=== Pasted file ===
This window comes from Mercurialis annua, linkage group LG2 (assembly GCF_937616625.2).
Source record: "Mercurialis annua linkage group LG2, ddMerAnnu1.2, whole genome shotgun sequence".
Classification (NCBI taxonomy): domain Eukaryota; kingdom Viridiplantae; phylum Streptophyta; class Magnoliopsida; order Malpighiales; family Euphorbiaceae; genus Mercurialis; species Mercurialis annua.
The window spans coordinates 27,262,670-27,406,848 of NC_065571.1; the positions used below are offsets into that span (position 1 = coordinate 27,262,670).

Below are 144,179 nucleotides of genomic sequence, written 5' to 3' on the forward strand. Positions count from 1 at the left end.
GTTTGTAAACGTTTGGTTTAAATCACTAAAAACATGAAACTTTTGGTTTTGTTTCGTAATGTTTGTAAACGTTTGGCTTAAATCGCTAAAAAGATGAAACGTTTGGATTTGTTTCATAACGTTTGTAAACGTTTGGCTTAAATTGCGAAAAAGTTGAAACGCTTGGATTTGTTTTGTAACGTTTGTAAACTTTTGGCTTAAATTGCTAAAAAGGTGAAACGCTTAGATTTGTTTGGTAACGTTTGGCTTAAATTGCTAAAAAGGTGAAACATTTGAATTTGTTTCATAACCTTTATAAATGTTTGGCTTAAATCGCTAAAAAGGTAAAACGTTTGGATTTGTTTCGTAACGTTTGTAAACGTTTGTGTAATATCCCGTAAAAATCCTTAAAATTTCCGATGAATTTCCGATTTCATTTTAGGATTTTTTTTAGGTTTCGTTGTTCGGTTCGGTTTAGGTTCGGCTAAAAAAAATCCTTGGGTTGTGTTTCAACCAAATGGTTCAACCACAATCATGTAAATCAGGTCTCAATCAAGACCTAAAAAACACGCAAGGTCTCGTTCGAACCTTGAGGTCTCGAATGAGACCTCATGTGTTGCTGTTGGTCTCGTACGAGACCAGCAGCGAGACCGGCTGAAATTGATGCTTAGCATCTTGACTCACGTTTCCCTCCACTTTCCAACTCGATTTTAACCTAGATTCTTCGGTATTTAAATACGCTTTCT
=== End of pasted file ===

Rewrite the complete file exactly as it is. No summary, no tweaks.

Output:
This window comes from Mercurialis annua, linkage group LG2 (assembly GCF_937616625.2).
Source record: "Mercurialis annua linkage group LG2, ddMerAnnu1.2, whole genome shotgun sequence".
Classification (NCBI taxonomy): domain Eukaryota; kingdom Viridiplantae; phylum Streptophyta; class Magnoliopsida; order Malpighiales; family Euphorbiaceae; genus Mercurialis; species Mercurialis annua.
The window spans coordinates 27,262,670-27,406,848 of NC_065571.1; the positions used below are offsets into that span (position 1 = coordinate 27,262,670).

Below are 144,179 nucleotides of genomic sequence, written 5' to 3' on the forward strand. Positions count from 1 at the left end.
GTTTGTAAACGTTTGGTTTAAATCACTAAAAACATGAAACTTTTGGTTTTGTTTCGTAATGTTTGTAAACGTTTGGCTTAAATCGCTAAAAAGATGAAACGTTTGGATTTGTTTCATAACGTTTGTAAACGTTTGGCTTAAATTGCGAAAAAGTTGAAACGCTTGGATTTGTTTTGTAACGTTTGTAAACTTTTGGCTTAAATTGCTAAAAAGGTGAAACGCTTAGATTTGTTTGGTAACGTTTGGCTTAAATTGCTAAAAAGGTGAAACATTTGAATTTGTTTCATAACCTTTATAAATGTTTGGCTTAAATCGCTAAAAAGGTAAAACGTTTGGATTTGTTTCGTAACGTTTGTAAACGTTTGTGTAATATCCCGTAAAAATCCTTAAAATTTCCGATGAATTTCCGATTTCATTTTAGGATTTTTTTTAGGTTTCGTTGTTCGGTTCGGTTTAGGTTCGGCTAAAAAAAATCCTTGGGTTGTGTTTCAACCAAATGGTTCAACCACAATCATGTAAATCAGGTCTCAATCAAGACCTAAAAAACACGCAAGGTCTCGTTCGAACCTTGAGGTCTCGAATGAGACCTCATGTGTTGCTGTTGGTCTCGTACGAGACCAGCAGCGAGACCGGCTGAAATTGATGCTTAGCATCTTGACTCACGTTTCCCTCCACTTTCCAACTCGATTTTAACCTAGATTCTTCGGTATTTAAATACGCTTTCT